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Need Some Help About Unwarranted 'Cancellation Charge' by Hotel on Visa Card


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Hi...first time on the forums. I have an issue which I'd appreciate some help with..... issue occurred in hotel in Berlin. I am UK citizen but Visa Card concerned was my Spanish one.


Beginning of August we booked a family self-catering apartment (within an actual hotel) for 11 days and left credit card details as requested.


On arrival we found that the room was dirty and substandard and next-door to a not very salubrious pub/bar with drunks spilling out on to the street at all hours – our room was on the ground floor. As a family with a young daughter we were slightly perturbed by this but worse was to come….we were unable to sleep at all that first night due to the loud music and constant traffic of visitors to the room above us. We later found out on our return home that this room above was in fact a brothel.


Obviously in the morning we realized that we could not continue in this way for the full 11 days so we paid for that first evening and left.


The problems arose when the hotel debited our credit card 600 Euros (80% of the 11 days) on the basis that their cancellation policy was 0% within 3 days and 80% thereafter. Visa seem to claim this is within their rights as it is a stated (but extortionate) cancellation rate but my argument is that this was NOT a cancellation – we stayed one night and would have stayed all had it been appropriate. In fact we had to find alternate accommodation for the remaining 10 days and thus effectively paid for our holiday twice…. We would not have cancelled and gone somewhere more expensive had the accommodation been as described and suitable for a family.


What are our options in this situation?

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Hello and Welcome,


I have moved this thread to the appropriate Forum.






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Unless Spain has an equivalent to Section 75 of the CCA, which allows UK credit card holders to reclaim for shoddy good and services directly from the lender, or you want to sue the hotel in a German court for misrepresentation, this is going to be difficult.


Maybe your travel insurance could help? Failing that, maybe the agent you booked it through, assuming you found the place via some kind of internet travel site?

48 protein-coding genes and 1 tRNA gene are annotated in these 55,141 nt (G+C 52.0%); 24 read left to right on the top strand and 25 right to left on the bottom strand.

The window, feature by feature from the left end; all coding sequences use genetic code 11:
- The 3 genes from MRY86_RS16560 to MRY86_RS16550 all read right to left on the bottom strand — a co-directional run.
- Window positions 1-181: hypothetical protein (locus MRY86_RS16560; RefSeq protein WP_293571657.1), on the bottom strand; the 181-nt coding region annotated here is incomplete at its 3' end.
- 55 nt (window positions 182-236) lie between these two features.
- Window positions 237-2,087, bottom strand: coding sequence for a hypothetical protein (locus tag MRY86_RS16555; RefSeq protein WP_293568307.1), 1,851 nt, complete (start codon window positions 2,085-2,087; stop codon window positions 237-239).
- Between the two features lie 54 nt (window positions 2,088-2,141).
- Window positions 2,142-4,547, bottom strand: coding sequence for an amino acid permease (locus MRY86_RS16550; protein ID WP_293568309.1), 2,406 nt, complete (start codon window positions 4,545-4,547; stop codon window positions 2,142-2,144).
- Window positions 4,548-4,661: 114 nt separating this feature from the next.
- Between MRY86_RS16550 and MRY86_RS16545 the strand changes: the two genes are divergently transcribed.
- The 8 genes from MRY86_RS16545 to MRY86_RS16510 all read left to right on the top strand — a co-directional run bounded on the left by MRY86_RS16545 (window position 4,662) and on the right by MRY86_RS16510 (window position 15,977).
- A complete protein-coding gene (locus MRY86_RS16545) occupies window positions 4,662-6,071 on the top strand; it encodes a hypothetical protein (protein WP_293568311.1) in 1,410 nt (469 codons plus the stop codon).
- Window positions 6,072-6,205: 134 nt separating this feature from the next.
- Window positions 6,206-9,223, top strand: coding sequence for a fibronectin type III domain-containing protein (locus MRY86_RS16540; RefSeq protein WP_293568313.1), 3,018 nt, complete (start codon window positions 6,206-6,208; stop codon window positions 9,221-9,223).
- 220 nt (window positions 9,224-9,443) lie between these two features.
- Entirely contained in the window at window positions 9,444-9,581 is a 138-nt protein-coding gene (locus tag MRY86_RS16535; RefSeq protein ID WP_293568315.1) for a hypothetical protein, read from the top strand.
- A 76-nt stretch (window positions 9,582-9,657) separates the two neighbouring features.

Berlin is certainly a city of surprises, both good and bad.

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Trouble with Booking things yourself, aspects of Hotels unless you investigate on net etc then you are at risk especially in Germany as a few Countries where Legally operated establishment operate under a smoke screen sometimes.



The use of Agoda and other on line booking sites help in a lot of ways to establish Bono Hotels and great discounts/upgrades some times, I have found them so helpful in the past in the Far East, cheaper than local rates. Think you are on a loser here but hope not. See if anybody can come up with any further ideas/knowledge.

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Hi Madridist,


This is taken from a post on tripadvisor:


As you can see it is not easy to get a refund - you may be better off raising this as a dispute (i.e. Room/Hotel not fit for purpose) with your CC company






> under basic German law


Don't mix up the German Basic Law (Grundgesetz - which is the constitution for Germany) and the Civil Code (BGB (Bürgerliches Gesetzbuch)). The latter deals with such things.






> Cancellations up to 31 days before the due date of arrival - no charge; cancellations up to 21 days before - 20% of the room costs; up to 11 days before - 40%; up to 7 days before - 60%; and 6 days or less - 80% of the room costs.


This is the recommended cancellation policy of the DEHOG, the German federation of hotels and restaurants. Often used. But not what's in the law. And the law is pretty simple on this: short term contracts cannot be canceled. By neither side. For no reason.




This means that if you cancel you have still to fulfill your part of the contract. I.e. to pay. Subtracted are typically 20% for breakfast (if accommodation was booked with breakfast). Albeit either side is free to proof different costs on this (but not something I would recommend). If the hotel can re-let the room you even have to pay nothing. But if it's not during big trade fairs or the Oktoberfest this is difficult to proof for the customer. With a general hotel beds occupancy rate of 35% this is at other times not that likely.




> Surprisingly enough, a hotel does NOT have to publish this policy anywhere. It is apparently the consumer's responsibility to ask or to be aware of German law.


Rather the latter. If nothing is defined the law applies. Towards private consumers one can define also only rules which are more favorable to the customer than the law. But also for contracts between companies this means you can make really short contracts in Germany (esp. compared to countries with an Anglo-Saxon law history). It is much easier to know one law and how the courts deal with violations of it, than individual conditions and how the courts will interpret these.



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